You could also substitute peach butter/jam, thawed frozen peaches, or drained canned peaches.
Kitchen scale: Kitchen scales make baking faster and neater. Accuracy matters in baking. Scales are more precise than measuring cups. Too much flour or not enough sugar can dramatically change a recipe. The most accurate way to bake is to measure your ingredients by weight rather than volume.
A kitchen scale also reduces the number of dishes you will need to wash because you are measuring each ingredient directly from the container into the mixing bowl without the use of measuring cups.
This scale from OXO is the one I use after it was recommended by Alton Brown. What makes this scale great is the display pulls out to make viewing measurements easier when using a large bowl.
Mixing Bowls: These are some of my favorite mixing bowls. They come in a huge range of sizes, nest together for easy storage, and are easy to clean.
Cutting Board: This is my favorite cutting board from OXO. It has a rubber edge that keeps the board from sliding around along with a channel around the edge to catch juice keeping my counters clean.
Rubber spatula: For folding batters together, I prefer a stiffer spatula like this one from OXO. It fits comfortably in my hand, is dishwasher safe, and is heat-resistant up to 600 degrees Fahrenheit. Both the handle and head are silicone coated, making it easy to clean and safe to use with my non-stick cookware and bakeware.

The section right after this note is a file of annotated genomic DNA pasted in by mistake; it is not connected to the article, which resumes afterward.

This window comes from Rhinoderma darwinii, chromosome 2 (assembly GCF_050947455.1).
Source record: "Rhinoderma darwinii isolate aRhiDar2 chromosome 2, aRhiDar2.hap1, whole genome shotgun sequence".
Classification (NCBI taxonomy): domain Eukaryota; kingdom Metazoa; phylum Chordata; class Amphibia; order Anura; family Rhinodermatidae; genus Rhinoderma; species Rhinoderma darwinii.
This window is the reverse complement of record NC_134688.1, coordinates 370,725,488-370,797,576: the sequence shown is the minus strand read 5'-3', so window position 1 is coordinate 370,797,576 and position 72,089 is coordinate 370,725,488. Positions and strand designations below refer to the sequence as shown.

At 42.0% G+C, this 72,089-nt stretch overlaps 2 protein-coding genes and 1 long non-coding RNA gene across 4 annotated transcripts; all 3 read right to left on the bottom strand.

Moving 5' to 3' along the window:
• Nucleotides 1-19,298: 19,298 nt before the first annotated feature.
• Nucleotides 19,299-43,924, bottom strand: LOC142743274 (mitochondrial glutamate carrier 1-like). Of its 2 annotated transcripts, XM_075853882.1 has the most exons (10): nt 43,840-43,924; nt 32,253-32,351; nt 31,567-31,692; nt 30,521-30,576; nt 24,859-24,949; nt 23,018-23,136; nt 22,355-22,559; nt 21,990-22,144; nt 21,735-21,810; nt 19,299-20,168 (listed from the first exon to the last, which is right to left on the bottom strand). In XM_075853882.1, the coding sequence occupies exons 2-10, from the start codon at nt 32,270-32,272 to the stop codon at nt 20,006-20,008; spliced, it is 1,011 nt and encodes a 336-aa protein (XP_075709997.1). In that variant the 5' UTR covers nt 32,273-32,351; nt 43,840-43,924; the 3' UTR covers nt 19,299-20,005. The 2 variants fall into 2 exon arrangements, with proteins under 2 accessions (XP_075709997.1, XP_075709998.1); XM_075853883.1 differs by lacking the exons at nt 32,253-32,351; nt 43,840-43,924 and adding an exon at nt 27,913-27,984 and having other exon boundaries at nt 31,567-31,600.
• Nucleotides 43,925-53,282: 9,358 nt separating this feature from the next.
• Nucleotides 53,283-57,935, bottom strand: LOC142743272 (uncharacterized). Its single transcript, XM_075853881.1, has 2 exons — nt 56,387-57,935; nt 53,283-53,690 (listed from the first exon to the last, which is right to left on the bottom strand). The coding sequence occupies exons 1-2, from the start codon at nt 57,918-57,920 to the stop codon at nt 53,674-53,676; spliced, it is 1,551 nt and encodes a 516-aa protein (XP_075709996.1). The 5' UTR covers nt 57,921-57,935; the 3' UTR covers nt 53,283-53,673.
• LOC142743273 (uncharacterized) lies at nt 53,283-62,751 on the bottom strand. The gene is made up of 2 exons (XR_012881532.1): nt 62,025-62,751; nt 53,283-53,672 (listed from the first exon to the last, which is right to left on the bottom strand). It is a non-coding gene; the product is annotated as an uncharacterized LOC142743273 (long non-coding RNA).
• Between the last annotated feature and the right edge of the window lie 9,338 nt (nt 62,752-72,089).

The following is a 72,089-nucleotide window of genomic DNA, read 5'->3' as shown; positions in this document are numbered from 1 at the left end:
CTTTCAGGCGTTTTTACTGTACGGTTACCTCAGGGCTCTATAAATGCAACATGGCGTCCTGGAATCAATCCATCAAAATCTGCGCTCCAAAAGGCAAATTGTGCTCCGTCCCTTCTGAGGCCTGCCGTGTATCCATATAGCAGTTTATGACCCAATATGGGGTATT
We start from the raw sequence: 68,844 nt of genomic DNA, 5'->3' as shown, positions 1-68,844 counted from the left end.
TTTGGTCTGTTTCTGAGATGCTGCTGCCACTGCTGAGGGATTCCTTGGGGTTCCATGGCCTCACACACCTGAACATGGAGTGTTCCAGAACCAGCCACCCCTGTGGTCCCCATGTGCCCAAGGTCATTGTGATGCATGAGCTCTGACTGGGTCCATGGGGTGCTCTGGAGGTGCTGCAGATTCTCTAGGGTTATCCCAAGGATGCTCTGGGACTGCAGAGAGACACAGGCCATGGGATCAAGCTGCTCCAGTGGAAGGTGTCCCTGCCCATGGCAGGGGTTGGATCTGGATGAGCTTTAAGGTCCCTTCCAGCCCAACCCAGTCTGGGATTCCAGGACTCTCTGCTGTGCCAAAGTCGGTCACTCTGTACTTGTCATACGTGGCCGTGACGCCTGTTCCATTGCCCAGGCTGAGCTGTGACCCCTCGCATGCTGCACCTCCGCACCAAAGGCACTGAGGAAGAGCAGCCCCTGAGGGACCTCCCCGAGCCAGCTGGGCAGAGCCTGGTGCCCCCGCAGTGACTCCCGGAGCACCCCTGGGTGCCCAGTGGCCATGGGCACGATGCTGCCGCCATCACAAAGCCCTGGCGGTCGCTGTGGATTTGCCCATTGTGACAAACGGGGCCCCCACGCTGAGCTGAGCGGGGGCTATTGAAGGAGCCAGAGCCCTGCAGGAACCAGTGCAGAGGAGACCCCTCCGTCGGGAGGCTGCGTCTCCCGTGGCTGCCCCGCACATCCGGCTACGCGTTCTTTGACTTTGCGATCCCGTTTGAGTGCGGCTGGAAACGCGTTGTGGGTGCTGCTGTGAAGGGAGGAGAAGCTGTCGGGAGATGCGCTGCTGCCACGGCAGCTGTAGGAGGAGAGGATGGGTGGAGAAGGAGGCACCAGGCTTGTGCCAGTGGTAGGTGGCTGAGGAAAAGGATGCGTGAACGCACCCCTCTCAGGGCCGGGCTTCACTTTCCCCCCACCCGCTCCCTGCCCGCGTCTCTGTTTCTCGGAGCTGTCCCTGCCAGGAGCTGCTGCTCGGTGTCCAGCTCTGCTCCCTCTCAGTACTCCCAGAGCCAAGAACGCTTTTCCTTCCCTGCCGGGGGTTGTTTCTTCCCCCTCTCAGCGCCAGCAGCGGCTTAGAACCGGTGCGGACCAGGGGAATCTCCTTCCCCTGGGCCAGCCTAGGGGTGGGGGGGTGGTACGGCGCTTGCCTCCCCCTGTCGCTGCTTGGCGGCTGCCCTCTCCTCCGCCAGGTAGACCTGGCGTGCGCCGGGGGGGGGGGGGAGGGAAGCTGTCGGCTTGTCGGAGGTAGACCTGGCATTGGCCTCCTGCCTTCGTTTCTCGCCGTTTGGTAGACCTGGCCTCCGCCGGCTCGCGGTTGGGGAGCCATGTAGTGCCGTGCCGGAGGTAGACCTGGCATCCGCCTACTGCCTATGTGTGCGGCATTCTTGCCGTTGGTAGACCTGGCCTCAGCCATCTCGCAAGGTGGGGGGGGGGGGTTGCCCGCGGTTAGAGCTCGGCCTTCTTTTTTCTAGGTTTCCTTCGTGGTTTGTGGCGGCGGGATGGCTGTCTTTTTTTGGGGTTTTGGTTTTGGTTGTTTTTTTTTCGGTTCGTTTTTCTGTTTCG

Parchment Paper: Line your baking pan with parchment paper allowing the ends to extend beyond the pan on two sides. This will create a sling, allowing you to easily lift the bars from the pan and cut the bars into even squares easily.
Large serrated knife: A large serrated knife makes cutting even clean pieces much easier.
Line a 9 x 9-inch baking pan with parchment paper allowing the ends to extend over two of the sides, spray with nonstick spray, and set aside. Preheat the oven to 375 degrees Fahrenheit and position an oven rack at the top of the oven.
Make the crust and topping. In a large bowl, stir together the oats, all-purpose flour, sugar, brown sugar, almonds, baking powder, cinnamon, and salt. Add the melted butter and almond extract. Stir until crumbly.
Bake the crust. Press half of the dough into the bottom of your baking pan and bake for 10-12 minutes or until lightly golden brown on the edges.